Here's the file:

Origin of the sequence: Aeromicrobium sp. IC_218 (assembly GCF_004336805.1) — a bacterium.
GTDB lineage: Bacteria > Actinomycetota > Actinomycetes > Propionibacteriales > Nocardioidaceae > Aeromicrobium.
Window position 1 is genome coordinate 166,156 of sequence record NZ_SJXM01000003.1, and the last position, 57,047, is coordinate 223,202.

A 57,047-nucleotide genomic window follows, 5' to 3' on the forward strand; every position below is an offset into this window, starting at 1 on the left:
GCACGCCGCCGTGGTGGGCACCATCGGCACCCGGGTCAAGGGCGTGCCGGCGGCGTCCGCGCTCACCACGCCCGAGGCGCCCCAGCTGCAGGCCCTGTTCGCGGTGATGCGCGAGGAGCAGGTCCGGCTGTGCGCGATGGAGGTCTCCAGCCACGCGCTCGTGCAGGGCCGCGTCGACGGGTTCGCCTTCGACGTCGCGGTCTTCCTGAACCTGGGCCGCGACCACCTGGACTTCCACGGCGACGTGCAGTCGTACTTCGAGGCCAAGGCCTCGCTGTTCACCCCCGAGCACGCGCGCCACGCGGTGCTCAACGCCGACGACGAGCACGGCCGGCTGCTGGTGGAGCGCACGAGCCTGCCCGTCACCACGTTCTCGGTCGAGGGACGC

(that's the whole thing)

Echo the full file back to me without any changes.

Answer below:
Origin of the sequence: Aeromicrobium sp. IC_218 (assembly GCF_004336805.1) — a bacterium.
GTDB lineage: Bacteria > Actinomycetota > Actinomycetes > Propionibacteriales > Nocardioidaceae > Aeromicrobium.
Window position 1 is genome coordinate 166,156 of sequence record NZ_SJXM01000003.1, and the last position, 57,047, is coordinate 223,202.

A 57,047-nucleotide genomic window follows, 5' to 3' on the forward strand; every position below is an offset into this window, starting at 1 on the left:
GCACGCCGCCGTGGTGGGCACCATCGGCACCCGGGTCAAGGGCGTGCCGGCGGCGTCCGCGCTCACCACGCCCGAGGCGCCCCAGCTGCAGGCCCTGTTCGCGGTGATGCGCGAGGAGCAGGTCCGGCTGTGCGCGATGGAGGTCTCCAGCCACGCGCTCGTGCAGGGCCGCGTCGACGGGTTCGCCTTCGACGTCGCGGTCTTCCTGAACCTGGGCCGCGACCACCTGGACTTCCACGGCGACGTGCAGTCGTACTTCGAGGCCAAGGCCTCGCTGTTCACCCCCGAGCACGCGCGCCACGCGGTGCTCAACGCCGACGACGAGCACGGCCGGCTGCTGGTGGAGCGCACGAGCCTGCCCGTCACCACGTTCTCGGTCGAGGGACGC